KUALA LUMPUR (Reuters) - Malaysia repealed a much-maligned consumption tax on Wednesday, as Southeast Asia’s third-largest economy struggles with a burgeoning debt that its new government has blamed on the previous administration.
Prime Minister Mahathir Mohamad’s coalition campaigned for the removal of the goods and services tax (GST) ahead of a May general election, when voters angered by rising living costs and rampant corruption booted out former premier Najib Razak and his long-ruling coalition.
Finance Minister Lim Guan Eng said the previous government had misused the funds raised through GST, which came into effect in April 2015, to finance crony projects and cover up the multi-billion dollar scandal at state fund 1Malaysia Development Berhad (1MDB).
“GST money was used to cover the hole in 1MDB’s chest. GST was borne of 1MDB. Without 1MDB, there would be no GST,” Lim said when tabling the bill to repeal the tax in parliament.
“The people know that GST was introduced not to protect the interests of the people but that of Barisan Nasional cronies,” Lim said, referring to the previous ruling coalition.
Najib’s administration set GST at 6 percent, which was lower than the 16 percent rate under the previous sales and services tax (SST) regime but covered a much broader range of items and services.
The repeal of the consumption tax follows parliament’s move to reinstate the SST, which the government plans to bring in on Sept. 1. However, the government has yet to announce the rate for the revived SST.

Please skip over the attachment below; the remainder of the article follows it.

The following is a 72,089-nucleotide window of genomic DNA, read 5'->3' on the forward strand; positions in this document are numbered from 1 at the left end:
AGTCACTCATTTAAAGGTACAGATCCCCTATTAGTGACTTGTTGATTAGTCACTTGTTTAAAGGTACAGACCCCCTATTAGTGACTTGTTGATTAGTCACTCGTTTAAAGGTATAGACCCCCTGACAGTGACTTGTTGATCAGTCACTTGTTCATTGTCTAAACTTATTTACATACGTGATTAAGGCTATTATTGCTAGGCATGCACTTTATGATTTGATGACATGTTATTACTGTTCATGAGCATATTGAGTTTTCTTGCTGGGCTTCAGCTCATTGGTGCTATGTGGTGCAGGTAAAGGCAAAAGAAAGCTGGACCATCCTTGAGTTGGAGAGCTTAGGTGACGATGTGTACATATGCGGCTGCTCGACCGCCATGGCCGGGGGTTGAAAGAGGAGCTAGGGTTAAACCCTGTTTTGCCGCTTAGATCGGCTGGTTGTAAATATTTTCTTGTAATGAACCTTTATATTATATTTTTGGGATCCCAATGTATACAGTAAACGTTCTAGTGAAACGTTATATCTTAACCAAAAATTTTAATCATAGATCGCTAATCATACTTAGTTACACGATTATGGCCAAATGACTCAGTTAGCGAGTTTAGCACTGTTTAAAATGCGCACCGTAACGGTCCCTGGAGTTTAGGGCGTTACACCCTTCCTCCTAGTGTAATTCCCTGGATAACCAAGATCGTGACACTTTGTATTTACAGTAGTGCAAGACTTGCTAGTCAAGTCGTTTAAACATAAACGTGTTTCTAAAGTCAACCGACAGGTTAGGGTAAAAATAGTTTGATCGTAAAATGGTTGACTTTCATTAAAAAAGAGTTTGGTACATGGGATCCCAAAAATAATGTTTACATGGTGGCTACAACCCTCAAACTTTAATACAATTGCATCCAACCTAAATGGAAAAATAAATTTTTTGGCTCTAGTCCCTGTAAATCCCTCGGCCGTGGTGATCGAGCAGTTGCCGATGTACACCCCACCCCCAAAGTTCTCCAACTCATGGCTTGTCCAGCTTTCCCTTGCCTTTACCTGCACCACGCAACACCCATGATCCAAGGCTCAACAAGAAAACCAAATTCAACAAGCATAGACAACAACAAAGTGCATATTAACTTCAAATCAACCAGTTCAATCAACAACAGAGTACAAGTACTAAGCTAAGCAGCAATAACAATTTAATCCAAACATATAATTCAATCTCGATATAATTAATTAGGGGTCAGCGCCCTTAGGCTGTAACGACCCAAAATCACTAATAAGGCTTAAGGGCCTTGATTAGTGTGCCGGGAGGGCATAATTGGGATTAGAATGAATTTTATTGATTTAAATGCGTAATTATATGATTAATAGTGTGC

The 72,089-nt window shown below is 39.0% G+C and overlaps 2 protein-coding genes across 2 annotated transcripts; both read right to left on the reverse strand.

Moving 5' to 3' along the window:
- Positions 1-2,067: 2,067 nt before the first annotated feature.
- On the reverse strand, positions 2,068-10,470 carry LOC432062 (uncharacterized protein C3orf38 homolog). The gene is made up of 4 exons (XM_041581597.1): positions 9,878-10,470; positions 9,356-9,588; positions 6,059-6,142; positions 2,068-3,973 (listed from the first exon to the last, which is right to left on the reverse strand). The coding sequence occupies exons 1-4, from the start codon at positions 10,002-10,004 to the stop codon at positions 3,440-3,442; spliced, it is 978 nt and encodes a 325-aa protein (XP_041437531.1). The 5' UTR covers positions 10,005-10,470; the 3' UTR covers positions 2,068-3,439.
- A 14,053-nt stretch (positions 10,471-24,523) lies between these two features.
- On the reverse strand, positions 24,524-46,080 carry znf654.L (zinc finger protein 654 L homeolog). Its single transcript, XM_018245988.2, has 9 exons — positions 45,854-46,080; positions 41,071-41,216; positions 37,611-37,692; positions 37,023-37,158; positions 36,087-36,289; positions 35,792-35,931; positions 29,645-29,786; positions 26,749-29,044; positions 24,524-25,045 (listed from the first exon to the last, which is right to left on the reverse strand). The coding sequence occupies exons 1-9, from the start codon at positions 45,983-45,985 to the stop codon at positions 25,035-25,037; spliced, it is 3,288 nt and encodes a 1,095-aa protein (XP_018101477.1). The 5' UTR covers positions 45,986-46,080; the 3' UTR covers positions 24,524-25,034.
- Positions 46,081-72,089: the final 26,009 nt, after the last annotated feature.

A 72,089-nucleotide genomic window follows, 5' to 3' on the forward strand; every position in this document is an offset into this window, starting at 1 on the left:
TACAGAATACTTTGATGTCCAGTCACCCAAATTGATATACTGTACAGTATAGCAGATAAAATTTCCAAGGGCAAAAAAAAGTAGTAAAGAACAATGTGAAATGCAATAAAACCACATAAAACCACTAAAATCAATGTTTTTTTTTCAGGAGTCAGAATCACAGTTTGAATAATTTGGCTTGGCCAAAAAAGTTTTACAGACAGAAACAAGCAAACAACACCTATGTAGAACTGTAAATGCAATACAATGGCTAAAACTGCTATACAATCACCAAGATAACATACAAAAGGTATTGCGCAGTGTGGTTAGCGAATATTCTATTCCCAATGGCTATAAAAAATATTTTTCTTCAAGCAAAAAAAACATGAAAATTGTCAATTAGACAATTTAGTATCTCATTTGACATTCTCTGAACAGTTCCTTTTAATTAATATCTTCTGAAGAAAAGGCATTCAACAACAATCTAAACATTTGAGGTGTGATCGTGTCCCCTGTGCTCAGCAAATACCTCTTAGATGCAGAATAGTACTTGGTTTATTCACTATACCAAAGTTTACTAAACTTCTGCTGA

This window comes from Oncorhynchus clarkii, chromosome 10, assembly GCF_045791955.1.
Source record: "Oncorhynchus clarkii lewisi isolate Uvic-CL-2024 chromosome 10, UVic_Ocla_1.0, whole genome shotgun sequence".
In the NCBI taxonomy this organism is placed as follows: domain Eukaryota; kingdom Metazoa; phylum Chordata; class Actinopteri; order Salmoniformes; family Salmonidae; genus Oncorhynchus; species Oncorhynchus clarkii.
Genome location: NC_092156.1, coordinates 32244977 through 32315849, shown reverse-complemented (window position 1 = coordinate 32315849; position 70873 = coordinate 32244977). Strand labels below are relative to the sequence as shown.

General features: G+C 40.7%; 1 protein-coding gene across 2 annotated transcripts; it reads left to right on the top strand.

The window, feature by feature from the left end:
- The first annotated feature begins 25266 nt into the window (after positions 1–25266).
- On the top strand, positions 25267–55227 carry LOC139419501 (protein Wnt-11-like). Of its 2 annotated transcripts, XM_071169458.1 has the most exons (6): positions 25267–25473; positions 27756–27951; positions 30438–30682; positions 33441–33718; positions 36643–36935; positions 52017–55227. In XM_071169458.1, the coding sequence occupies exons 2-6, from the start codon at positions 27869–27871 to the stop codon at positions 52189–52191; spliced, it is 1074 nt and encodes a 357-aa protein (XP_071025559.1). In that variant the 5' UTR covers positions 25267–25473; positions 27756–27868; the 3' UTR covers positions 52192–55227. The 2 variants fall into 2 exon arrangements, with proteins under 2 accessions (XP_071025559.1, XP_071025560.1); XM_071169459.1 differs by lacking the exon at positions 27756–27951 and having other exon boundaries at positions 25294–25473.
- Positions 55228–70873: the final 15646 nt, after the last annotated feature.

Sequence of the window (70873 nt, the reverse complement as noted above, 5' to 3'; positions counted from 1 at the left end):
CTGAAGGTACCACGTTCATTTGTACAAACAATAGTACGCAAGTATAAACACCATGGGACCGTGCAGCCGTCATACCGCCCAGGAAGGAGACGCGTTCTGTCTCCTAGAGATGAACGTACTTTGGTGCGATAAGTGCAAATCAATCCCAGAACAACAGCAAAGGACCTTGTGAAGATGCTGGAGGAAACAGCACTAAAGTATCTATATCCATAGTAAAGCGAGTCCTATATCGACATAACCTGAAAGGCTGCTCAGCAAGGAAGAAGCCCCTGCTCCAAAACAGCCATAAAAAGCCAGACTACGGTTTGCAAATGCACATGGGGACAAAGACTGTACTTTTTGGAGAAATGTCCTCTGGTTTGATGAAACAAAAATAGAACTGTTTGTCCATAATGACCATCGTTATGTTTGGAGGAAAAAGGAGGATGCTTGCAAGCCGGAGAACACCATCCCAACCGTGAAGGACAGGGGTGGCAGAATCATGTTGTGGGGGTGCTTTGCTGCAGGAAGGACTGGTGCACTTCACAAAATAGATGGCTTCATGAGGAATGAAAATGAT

In his first week in charge, Prime Minister Mahathir reopened domestic investigations into 1MDB, from which, according to civil filings by the U.S. Department of Justice, $4.5 billion (3.5 billion pounds) had been siphoned by top fund officials and their associates.
Mahathir had blamed Najib, his former protege, for mismanaging the economy and saddling the country with up to 1 trillion ringgit (190.6 billion pounds) in debt.
Najib, who was formerly Mahathir’s protege, and his wife Rosmah Mansor have since been barred from leaving the country.
On Wednesday, Najib was charged on three counts of money laundering in connection with alleged misappropriation of funds at a former unit of 1MDB. The charges add to four earlier charges of criminal breach of trust and abuse of power.
A day earlier, Malaysia took delivery of the Equanimity, a $250 million (193.7 million pounds) yacht seized in Indonesia that is believed to have been bought using funds stolen from 1MDB.
Reporting by Joseph Sipalan; Editing by Hugh Lawson